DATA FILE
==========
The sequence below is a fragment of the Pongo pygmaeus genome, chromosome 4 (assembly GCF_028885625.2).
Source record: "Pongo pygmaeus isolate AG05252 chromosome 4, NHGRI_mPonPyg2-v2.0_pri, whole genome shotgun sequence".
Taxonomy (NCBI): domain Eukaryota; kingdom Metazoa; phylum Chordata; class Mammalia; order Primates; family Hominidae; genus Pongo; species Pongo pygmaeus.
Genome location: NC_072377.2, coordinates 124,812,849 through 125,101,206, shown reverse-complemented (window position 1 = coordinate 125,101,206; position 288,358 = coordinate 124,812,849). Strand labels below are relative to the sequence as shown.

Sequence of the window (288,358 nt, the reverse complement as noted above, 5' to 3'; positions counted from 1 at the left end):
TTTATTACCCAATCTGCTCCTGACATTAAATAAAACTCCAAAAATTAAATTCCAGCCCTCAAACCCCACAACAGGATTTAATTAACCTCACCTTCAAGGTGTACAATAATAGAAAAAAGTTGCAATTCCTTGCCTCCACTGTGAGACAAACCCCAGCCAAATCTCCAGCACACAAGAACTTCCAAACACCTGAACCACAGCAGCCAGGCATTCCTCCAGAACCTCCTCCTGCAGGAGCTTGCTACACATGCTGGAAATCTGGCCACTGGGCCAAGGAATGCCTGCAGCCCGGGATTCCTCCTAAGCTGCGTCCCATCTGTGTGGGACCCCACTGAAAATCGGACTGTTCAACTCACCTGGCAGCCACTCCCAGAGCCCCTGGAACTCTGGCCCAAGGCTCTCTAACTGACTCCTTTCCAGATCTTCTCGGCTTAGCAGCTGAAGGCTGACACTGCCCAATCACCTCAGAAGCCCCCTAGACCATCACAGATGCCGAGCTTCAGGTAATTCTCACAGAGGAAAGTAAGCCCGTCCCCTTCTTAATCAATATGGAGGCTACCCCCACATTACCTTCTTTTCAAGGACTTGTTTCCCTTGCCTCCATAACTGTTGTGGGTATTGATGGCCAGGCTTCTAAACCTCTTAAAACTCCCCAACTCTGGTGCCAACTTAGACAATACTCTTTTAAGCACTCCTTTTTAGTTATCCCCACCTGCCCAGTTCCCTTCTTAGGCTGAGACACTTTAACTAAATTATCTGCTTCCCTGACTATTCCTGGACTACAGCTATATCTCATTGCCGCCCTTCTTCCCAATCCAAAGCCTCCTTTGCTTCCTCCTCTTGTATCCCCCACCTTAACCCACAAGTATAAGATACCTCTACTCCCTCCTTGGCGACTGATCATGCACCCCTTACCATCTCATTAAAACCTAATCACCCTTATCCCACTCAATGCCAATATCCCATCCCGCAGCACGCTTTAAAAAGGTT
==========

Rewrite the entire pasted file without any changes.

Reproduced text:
The sequence below is a fragment of the Pongo pygmaeus genome, chromosome 4 (assembly GCF_028885625.2).
Source record: "Pongo pygmaeus isolate AG05252 chromosome 4, NHGRI_mPonPyg2-v2.0_pri, whole genome shotgun sequence".
Taxonomy (NCBI): domain Eukaryota; kingdom Metazoa; phylum Chordata; class Mammalia; order Primates; family Hominidae; genus Pongo; species Pongo pygmaeus.
Genome location: NC_072377.2, coordinates 124,812,849 through 125,101,206, shown reverse-complemented (window position 1 = coordinate 125,101,206; position 288,358 = coordinate 124,812,849). Strand labels below are relative to the sequence as shown.

Sequence of the window (288,358 nt, the reverse complement as noted above, 5' to 3'; positions counted from 1 at the left end):
TTTATTACCCAATCTGCTCCTGACATTAAATAAAACTCCAAAAATTAAATTCCAGCCCTCAAACCCCACAACAGGATTTAATTAACCTCACCTTCAAGGTGTACAATAATAGAAAAAAGTTGCAATTCCTTGCCTCCACTGTGAGACAAACCCCAGCCAAATCTCCAGCACACAAGAACTTCCAAACACCTGAACCACAGCAGCCAGGCATTCCTCCAGAACCTCCTCCTGCAGGAGCTTGCTACACATGCTGGAAATCTGGCCACTGGGCCAAGGAATGCCTGCAGCCCGGGATTCCTCCTAAGCTGCGTCCCATCTGTGTGGGACCCCACTGAAAATCGGACTGTTCAACTCACCTGGCAGCCACTCCCAGAGCCCCTGGAACTCTGGCCCAAGGCTCTCTAACTGACTCCTTTCCAGATCTTCTCGGCTTAGCAGCTGAAGGCTGACACTGCCCAATCACCTCAGAAGCCCCCTAGACCATCACAGATGCCGAGCTTCAGGTAATTCTCACAGAGGAAAGTAAGCCCGTCCCCTTCTTAATCAATATGGAGGCTACCCCCACATTACCTTCTTTTCAAGGACTTGTTTCCCTTGCCTCCATAACTGTTGTGGGTATTGATGGCCAGGCTTCTAAACCTCTTAAAACTCCCCAACTCTGGTGCCAACTTAGACAATACTCTTTTAAGCACTCCTTTTTAGTTATCCCCACCTGCCCAGTTCCCTTCTTAGGCTGAGACACTTTAACTAAATTATCTGCTTCCCTGACTATTCCTGGACTACAGCTATATCTCATTGCCGCCCTTCTTCCCAATCCAAAGCCTCCTTTGCTTCCTCCTCTTGTATCCCCCACCTTAACCCACAAGTATAAGATACCTCTACTCCCTCCTTGGCGACTGATCATGCACCCCTTACCATCTCATTAAAACCTAATCACCCTTATCCCACTCAATGCCAATATCCCATCCCGCAGCACGCTTTAAAAAGGTT